I assume you're trying to gain muscle mass. If that's the case then you need to do a few things.
First, cut back on endurance cardio like distance running. No matter how much you eat, stuff like that will prevent you from gaining weight and eat your muscle mass. Try walking or the elliptical instead.
On top of that be sure to drink a high calorie protein shake. Drink lots of it. There are brands out there pretty much designed for what you're looking for though most will do it anyway.
Also do be afraid to put away large amounts of food like burritos or hamburgers. Just be sure to use only good ingredients and stay active.
Also, make sure you don't eat too many things raw.. Most food will need to be cooked in order to unlock all of the available nutrients. For example, you'll get less out of a raw carrot then a carrot cooked into a soup.
When you eat also plays a factor. Carb focusing before an exercise and protein focusing after an exercise works well.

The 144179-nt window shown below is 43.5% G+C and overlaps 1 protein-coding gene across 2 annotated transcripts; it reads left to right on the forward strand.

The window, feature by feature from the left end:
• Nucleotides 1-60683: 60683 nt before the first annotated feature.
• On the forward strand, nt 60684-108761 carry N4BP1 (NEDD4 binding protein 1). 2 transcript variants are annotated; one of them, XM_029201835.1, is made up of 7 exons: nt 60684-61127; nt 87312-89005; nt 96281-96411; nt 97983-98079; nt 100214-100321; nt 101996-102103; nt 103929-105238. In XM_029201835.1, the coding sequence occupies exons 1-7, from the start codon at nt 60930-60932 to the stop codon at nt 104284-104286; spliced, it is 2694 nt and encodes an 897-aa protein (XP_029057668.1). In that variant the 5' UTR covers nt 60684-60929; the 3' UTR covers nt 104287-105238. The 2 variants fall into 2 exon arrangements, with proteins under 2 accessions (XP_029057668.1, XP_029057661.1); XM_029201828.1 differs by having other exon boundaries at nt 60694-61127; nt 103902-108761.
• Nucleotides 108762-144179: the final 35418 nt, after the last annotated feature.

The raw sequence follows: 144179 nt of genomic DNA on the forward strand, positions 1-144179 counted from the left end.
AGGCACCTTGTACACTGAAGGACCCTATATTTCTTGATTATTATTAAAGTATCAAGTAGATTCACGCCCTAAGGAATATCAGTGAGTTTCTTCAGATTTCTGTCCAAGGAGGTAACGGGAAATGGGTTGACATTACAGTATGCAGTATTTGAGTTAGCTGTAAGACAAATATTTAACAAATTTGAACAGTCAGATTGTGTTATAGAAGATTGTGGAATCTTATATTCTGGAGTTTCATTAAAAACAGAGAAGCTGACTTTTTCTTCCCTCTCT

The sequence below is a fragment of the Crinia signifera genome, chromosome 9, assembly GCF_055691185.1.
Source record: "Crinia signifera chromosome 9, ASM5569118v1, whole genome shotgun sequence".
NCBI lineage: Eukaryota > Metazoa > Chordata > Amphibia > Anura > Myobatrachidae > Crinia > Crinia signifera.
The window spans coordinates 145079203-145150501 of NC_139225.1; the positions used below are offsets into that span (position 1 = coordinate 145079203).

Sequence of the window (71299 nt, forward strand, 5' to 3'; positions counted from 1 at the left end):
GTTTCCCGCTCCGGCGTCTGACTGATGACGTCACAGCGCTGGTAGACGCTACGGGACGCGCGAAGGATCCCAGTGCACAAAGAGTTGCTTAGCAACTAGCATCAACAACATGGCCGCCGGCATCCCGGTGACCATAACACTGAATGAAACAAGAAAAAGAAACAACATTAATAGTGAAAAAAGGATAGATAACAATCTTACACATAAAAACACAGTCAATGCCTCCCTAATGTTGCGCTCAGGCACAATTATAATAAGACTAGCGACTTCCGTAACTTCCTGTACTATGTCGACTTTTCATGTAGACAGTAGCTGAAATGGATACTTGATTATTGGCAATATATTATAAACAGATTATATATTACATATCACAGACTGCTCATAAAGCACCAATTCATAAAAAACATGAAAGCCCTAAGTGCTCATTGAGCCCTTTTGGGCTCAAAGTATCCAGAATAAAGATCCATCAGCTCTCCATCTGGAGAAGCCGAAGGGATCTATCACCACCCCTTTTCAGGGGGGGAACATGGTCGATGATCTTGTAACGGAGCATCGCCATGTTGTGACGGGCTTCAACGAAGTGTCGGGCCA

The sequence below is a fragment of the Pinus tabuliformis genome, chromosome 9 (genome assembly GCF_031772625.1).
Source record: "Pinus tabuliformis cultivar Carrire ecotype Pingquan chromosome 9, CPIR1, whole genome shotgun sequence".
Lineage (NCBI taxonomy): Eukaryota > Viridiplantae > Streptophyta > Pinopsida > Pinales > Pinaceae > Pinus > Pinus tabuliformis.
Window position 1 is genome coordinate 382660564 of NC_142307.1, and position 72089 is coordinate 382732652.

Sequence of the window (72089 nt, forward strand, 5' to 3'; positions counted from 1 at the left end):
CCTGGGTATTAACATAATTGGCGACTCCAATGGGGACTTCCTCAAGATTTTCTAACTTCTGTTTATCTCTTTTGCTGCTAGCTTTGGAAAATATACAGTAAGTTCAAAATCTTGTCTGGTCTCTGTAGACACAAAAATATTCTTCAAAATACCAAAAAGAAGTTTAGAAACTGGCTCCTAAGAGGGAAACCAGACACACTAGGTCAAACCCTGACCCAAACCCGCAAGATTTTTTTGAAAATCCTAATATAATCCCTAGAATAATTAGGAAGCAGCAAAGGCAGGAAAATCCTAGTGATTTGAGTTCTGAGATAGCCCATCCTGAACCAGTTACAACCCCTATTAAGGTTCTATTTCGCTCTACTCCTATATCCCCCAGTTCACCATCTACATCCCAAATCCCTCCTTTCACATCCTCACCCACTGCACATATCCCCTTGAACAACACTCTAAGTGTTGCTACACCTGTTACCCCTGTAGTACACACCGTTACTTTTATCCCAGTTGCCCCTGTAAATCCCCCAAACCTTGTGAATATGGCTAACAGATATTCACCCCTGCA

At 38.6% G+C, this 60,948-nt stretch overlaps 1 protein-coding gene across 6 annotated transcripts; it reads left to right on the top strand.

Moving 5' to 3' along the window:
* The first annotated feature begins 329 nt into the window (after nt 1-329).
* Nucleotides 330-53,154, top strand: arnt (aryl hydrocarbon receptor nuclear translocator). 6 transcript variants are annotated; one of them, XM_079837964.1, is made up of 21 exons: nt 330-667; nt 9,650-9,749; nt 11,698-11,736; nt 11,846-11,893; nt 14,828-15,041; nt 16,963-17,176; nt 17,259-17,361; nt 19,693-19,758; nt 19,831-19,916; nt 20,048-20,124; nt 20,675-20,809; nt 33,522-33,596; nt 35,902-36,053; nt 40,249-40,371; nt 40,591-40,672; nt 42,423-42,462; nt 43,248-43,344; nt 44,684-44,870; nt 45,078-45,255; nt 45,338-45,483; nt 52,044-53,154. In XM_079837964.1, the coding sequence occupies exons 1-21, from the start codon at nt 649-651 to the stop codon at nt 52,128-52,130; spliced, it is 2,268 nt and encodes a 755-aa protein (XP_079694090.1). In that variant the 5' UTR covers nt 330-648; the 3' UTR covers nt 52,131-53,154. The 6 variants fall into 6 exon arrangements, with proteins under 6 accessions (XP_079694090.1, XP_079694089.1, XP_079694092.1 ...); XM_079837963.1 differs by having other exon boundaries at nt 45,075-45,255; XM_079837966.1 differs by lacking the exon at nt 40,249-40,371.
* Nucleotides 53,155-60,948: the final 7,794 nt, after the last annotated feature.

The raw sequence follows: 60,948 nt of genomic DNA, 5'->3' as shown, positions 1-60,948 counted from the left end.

If you're trying to just increase your calories, sub some of what you're eating for denser alternatives. Maybe try 20/80 beef , a cup of almonds, keep the yolks with the whites or a protein shake as many have mentioned. Changing the composition of the protein from one of your meals won't be the difference between a heart attack and long life, especially if you're staying within youo target intake.
You know that diet will never work, right? You can go on 'diet' for the rest of your life! The rest of your life is a verrrrry loooong time! What you need to do is to change your eating habit. Not to to deny yourself of the stuffs you enjoy. Just discover other things that you enjoy that coincidence with the healthier lifestyle. Not all food calories are created equal. Remember that! As an example, if you eat two jelly doughnut that amount to 600 calories or so, in 15 minutes you will not feel that you have eaten anything. In an hour you will be hungry again, as if you've starved yourself in the last 12 hours. But, if you eat a couple sliced 12 grain bread with one sunny side up egg, butter, cheese and fattened goose liver pate', which amount to 400 calorie,. you will not, literally think about food until noon when you said to yourself, "Hey, should I be hungry by now? Maybe I should eat anyway...," By the way, a toasted 12 grain bread is to die for. The toasted seeds are just so delicious that makes you wonder why you would ever go back to the ol' boring white bread.